The event was a great success. We thank all those who participated!
Below are some photos from the event as well as a description with bios of the panelists.
The City Institute at York University (CITY) presents:
How has the 2014 Toronto municipal election affected residents of the inner suburbs, such as Etobicoke North, Scarborough and North York, who face growing socio-economic inequalities and a lack of public transit? A panel of academics, community activists and emerging politicians will discuss the dynamics, as well as the steps, that could lead to a more socially just city.
Despite the inequalities of the inner suburbs, conservative politicians and their politics remain ascendant in these communities and in most of the city. Former candidates will share their recent experiences running for office, including the interesting challenges of building local coalitions and of articulating credible progressive and left alternatives, while confronting mainstream policies and discourses that emphasize austerity.
“2014 Toronto Election: Implications for Politics & Social Justice in the Inner Suburbs” will take place Monday, Dec. 1, from 3:30 to 5:30pm, at 280N York Lanes, Keele campus. The panel discussion is presented by The City Institute at York University (CITY). Everyone is welcome to attend. The meeting will be chaired by Jane Farrow.
Monday December 1, 2014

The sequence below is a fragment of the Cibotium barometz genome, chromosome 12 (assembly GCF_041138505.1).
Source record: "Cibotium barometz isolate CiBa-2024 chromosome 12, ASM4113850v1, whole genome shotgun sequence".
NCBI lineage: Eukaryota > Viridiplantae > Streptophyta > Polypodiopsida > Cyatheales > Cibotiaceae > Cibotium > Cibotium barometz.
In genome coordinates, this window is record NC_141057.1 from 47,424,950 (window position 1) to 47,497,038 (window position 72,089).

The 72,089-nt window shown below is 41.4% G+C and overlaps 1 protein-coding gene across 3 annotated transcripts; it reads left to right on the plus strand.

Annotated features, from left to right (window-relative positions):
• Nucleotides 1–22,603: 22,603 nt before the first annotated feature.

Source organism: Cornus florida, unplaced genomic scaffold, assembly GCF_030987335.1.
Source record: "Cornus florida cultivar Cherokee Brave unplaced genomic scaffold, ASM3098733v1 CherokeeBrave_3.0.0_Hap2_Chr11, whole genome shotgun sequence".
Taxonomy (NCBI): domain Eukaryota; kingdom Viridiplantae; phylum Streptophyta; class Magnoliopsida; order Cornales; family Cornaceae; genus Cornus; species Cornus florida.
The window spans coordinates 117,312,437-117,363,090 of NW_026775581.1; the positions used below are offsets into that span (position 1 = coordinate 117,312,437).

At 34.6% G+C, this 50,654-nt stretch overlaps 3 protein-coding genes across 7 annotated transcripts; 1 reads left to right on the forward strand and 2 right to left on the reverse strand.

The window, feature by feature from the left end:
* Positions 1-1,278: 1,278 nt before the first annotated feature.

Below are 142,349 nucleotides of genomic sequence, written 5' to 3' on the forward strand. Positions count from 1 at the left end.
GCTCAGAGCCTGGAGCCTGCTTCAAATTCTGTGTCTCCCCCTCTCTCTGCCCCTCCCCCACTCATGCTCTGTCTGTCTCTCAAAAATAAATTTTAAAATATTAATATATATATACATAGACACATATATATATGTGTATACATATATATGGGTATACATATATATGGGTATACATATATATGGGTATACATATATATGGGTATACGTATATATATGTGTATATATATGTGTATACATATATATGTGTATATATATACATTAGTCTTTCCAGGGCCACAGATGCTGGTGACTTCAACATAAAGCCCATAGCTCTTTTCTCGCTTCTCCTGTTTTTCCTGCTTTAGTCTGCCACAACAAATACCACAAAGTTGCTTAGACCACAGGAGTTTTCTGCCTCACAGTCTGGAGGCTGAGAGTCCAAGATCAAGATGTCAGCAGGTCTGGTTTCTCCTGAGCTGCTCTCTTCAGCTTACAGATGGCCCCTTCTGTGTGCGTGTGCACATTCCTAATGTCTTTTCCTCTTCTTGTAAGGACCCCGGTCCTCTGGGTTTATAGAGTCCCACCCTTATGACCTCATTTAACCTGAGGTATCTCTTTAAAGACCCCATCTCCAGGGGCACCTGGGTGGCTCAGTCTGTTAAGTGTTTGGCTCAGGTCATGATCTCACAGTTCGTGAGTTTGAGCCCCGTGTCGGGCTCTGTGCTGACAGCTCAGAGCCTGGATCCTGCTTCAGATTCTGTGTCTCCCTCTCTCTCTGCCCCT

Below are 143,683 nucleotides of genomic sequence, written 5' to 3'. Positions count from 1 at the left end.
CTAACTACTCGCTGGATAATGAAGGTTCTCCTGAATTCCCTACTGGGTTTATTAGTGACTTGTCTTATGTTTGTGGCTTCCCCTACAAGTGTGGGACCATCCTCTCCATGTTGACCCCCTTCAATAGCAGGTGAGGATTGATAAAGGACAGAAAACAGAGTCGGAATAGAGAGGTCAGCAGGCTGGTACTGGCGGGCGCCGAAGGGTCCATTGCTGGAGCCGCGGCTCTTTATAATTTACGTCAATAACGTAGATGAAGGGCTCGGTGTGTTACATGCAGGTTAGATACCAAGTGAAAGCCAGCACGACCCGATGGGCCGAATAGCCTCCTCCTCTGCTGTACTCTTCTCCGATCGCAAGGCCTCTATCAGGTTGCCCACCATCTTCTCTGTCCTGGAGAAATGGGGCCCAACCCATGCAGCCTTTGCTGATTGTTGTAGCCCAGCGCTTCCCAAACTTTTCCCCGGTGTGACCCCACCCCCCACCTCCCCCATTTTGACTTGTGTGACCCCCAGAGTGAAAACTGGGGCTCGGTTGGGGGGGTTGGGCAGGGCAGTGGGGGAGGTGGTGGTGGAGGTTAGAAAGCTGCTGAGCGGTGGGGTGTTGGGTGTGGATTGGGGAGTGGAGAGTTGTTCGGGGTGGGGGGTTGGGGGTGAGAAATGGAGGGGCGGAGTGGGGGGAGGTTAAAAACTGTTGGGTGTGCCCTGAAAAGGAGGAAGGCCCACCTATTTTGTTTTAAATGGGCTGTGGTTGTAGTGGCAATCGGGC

Room 280N, York Lanes
- Jane Farrow (Moderator) 2014 Candidate for City Councillor in Ward 30 Toronto-Danforth
- Paul Bocking 2014 Candidate for City Councillor in Ward 35 Scarborough & PhD Candidate, Geography, York University
- Munira Abukar 2014 Candidate for City Councillor in Ward 2 Etobicoke North
- Amarjeet Chhabra 2014 Candidate for City Councillor in Ward 44 Scarborough East
- Professor Stefan Kipfer Environmental Studies, York University
- Professor Roger Keil Environmental Studies, York University
- Parastou Saberi PhD Candidate, Environmental Studies, York University
- Nigel Barriffe Elementary Teacher & Community Activist in Rexdale, Etobicoke North NDP Candidate in 2014 Ontario Election
Welcome to all!
Jane ran for the Toronto City Council in Ward 30 Toronto-Danforth in the 2014 municipal election. Jane Farrow’s career highlights include stints as CBC Radio One host and producer, best-selling author, executive assistant at City Hall and dynamic emcee and moderator. She was the first executive director of Jane’s Walk, a dynamic non-profit organization based in Toronto engaged in walkability initiatives that celebrate the ideas of urbanist Jane Jacobs. The Toronto Community Foundation recognized Jane's contribution to urban resiliency with a Vital People Award in 2010 and in 2014 she was honoured with a Lifetime Achievement LGBTQ Inspire Award. She was an advisor to World Pride Human Rights Conference and sits on the External Advisory Board at York University’s City Institute (photo credit: janefarrow.ca).